So before I give you my thoughts, let me say that I was (and always will be, really) a theatre kid. I was in theatre, choir, and show choir in high school, in a small town, and those places were truly havens for me. I felt at home in the theatre. So when I read Drama High, I had a happy trip down memory lane. This is a really great book. Lou Volpe and his drama department are absolutely worthy subjects for a novel, not to mention Levittown itself. I really enjoyed reading about Volpe’s history, the history of the town, and the students Volpe taught. That being said, some of the town history sections became a bit heavy and repetitive and could have been cut down. (The author is clearly an amazing researcher, and it felt like he wanted every detail included.) In my opinion, cutting 25-50 pages out would have made the book a smoother read, but it’s not a reason to not pick up this book!
If you have any interest in the subject of theatre, if you love theatre, if you want to read about the true story behind Rise, or if, like me, you were a drama geek in high school, I definitely recommend Drama High. It’s a great non-fiction read, and you’ll learn a lot about the culture of high school theatre and what it takes to survive in a small town.
In honor of my younger son’s 7th birthday, I’m posting his three favorite books (right now) today! He loves graphic novels right now, the sillier the better, and, of course, Harry Potter!
Because he’s my son, he loves Harry Potter, although not as much as my 9-year-old. I think it’s an age thing, and that he’ll be reading them on his own in a year or so. In the meantime, we’re reading the illustrated versions because . . . well, let’s be honest, don’t we all love illustrated books?? These versions are so beautiful, and make the series even more fun for young (and old) fans. He still isn’t super into long chapter books, so the illustrations help a lot. (Although I think the audiobooks might be his absolute favorite. Because Jim Dale is amazing.)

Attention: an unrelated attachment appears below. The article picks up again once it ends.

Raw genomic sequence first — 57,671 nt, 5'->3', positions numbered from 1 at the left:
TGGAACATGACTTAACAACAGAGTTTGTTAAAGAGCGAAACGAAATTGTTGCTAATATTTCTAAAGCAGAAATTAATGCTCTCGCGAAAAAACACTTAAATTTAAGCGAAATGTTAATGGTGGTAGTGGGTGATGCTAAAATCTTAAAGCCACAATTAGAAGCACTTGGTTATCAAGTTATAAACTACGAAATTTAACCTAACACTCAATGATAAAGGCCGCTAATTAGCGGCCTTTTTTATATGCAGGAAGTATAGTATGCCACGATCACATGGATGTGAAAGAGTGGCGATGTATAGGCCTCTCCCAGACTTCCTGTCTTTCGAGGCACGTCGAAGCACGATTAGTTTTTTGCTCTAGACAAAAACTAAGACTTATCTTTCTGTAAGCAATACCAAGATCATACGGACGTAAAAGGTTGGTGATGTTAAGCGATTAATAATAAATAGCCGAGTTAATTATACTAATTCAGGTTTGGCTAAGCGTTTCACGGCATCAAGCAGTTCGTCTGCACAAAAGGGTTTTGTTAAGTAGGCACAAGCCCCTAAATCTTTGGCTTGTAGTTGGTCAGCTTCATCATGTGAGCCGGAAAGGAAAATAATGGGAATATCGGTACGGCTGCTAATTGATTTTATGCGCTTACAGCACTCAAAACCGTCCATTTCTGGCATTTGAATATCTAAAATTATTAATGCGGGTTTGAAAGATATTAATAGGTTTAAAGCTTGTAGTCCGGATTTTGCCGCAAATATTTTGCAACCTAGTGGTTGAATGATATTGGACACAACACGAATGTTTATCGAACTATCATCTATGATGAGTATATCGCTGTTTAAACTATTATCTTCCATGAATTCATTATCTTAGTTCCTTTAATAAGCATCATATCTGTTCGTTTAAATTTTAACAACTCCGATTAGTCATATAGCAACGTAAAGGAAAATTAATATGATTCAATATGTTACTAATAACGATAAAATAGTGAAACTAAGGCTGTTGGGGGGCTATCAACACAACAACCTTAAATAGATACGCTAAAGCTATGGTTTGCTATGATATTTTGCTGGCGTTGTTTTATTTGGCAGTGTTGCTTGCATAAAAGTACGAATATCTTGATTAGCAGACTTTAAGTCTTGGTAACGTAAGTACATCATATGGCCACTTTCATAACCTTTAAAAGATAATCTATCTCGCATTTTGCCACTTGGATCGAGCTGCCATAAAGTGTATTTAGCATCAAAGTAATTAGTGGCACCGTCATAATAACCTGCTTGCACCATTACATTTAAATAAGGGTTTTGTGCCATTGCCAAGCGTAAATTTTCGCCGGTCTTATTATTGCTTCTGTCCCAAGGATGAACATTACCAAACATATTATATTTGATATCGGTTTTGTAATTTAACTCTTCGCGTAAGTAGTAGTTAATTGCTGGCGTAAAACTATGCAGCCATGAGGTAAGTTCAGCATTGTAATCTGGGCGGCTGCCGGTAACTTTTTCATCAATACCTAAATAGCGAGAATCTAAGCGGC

I know I’ve mentioned this series before, but I cannot recommend it enough! This is the 6th book in the series, and the 7th book (which is already out in Australia) will be out this summer. I used to not be a fan of graphic novels, but my kids have made me realize that they’re actually amazing for young readers. And a series about two boys living in a massive treehouse, with features such as man-eating sharks, a lemonade fountain, and a time machine? Yes, please! This is perfect for elementary-aged kids who need fast-paced books and engaging storylines in their books. This is the series that my 7-year-old (I cannot believe he’s 7!) can’t wait for the next book.
Alright, y’all. This is one of those books that I raised my eyebrows at, starting shaking my head no, but my 7-year-old begged me for it so I said yes. It is . . . I’m not sure ridiculous is really descriptive enough, but I will say that fans of the Treehouse books, Diary of a Wimpy Kid, and Dog Man will absolutely love. This series is about a boy named Cosmoe who is the captain of a flying food truck called the Neon Wiener. (Nope, I am not kidding.) He meets all kinds of interesting alien beings on his travels and gets himself into plenty of sticky situations. In this one, he is captured by space pirates during a hot dog eating contest. My 7-year-old would only eat hot dogs if I let him, so this series is truly perfect for him. It’s silly, funny, well-illustrated, and keeps his attention for far longer than I want to read about galactic hot dogs. If you’re ok with some slapsticky, borderline potty humor, this book is perfect for young to middle-grade readers who like funny adventure stories.